The 1875 Remembrance

In 1875 seven Leeuwenhoek microscopes (three silver and four brass) were exhibited at the Leeuwenhoek exposition in Delft celebrating the 200th anniversary of his discovery of microrganisms. Harting's Gedenkboek reproduced the Lijst der tentoongestelde voorwerpen (list of exhibited objects); the microscopes are on pp. 126-127, items number 55, 56, 60, 61, and 62.

  • Numbers 55 and 56 were silver microscopes loaned to the exhibition by Prof. J. A. Boogaard, Director of the Anatomish Kabinet of the Leiden Hoogeschool, and by Ds. J. N. Scheltema, Director of the Stedelijk Museum, Gouda. Number 55 has gone missing and number 56 is the 80x silver on the right sidebar.
  • Numbers 60 to 62 included a brass microscope, noted as having a magnification of 270 times. It was loaned by Prof. P. Harting of the Zootomisch Laboratorium of the Museum of Natuurlijke Historie in Utrecht. It would be the 266x brass microscope on the left sidebar.
  • Number 61 had three brass microscopes, two with zeer kleine lenzen (extremely small lenses), loaned by the Haaxman family. They would be the 118x, 74x, and no lens brass microscopes on the left sidebar.
  • Number 62 was noted as having a specimen between two dekglazen (cover slips?). It was loaned by R. T. Maitland, Director of the Royal Zoological and Botanical Garden in The Hague. It is the 68x silver on the right sidebar.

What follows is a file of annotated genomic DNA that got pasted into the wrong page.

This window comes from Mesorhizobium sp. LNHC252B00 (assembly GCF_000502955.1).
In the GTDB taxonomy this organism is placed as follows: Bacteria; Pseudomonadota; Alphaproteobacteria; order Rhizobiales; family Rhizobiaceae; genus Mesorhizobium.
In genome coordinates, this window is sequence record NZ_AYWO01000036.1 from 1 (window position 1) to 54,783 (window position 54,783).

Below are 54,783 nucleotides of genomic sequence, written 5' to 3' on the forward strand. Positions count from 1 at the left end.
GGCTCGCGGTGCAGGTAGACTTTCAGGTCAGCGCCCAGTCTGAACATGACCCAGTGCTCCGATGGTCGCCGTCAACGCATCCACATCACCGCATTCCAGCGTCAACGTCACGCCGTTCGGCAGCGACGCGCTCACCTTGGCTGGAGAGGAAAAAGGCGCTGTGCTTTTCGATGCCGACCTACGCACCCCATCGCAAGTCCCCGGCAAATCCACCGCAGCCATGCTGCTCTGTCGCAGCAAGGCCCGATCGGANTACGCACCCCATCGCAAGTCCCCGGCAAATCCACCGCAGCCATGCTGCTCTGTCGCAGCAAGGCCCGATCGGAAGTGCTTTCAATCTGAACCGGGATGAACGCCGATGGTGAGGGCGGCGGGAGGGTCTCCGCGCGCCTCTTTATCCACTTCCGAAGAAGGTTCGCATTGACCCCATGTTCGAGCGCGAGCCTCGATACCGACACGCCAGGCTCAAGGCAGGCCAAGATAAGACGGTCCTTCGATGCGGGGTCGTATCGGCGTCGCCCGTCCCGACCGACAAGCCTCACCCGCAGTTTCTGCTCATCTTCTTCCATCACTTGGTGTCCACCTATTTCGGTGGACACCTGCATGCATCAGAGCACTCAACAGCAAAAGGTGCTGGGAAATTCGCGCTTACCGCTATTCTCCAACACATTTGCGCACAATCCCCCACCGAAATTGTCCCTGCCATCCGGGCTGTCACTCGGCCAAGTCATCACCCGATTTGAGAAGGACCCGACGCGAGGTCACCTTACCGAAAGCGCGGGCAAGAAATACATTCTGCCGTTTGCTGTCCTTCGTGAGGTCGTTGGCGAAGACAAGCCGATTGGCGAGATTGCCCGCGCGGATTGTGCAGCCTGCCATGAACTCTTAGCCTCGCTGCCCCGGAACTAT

Items number 57, 58, and 59 are also associated with Leeuwenhoek. They were loaned by Prof. P. L. Rijke, director of the Physisch Kavinet of the Leiden Hoogeschool. The text reads (my translation):

57. A brass microscope apparatus for observing the circulation of blood in animals (on right; click to enlarge). This apparatus consists of one rectangular copper plate bent at both ends, in whose bent-over portions are arranged round openings, intended to hold a glass tube, which is then clamped by springs.

Water and a small fish are enclosed in this glass tube, with the fins of the tail placed so that one can observe the blood circulating. The lens enclosed between two plates is set in front of the tube, by means of a perpendicular plate. The Catalogus of the sale of his microscopes mentioned that he had constructed eight silver and four brass apparatuses. Leeuwenhoek was the first who had constructed that a similar tool of that kind, intended for the described purpose.

(On this apparatus is, however, on the screw side, a mark hammered in and under it Stadswapen van Leiden (Leiden city seal). This supposes that the described object is a legacy of Leeuwenhoek's invention and improvement through the device provided for in order to bring the lens closer to or farther from the opening, for use in the glass tube. (Perhaps the device so modified was from the hand of Musschenbroek?).

58. A red morocco leather home-made little case, on which is his own hand is written Anth. van Leeuwenhoek. Herein were, in compartments sewn closed, five lenses mounted between very thin brass plates, intended to be placed in front of the above-described tube.

59. A ground lens, not yet set in brass. This lens was wrapped in paper and was placed in the sixth compartment of the moroccan case. (It was to improve the view between two watch glasses).

Then, three brass microscopes were still in the Haaxman family, two of which were eventually bought by the forerunner of Museum Boerhaave in Leiden. Today, one of those microscopes is still preserved by a descendant of the Haaxman family.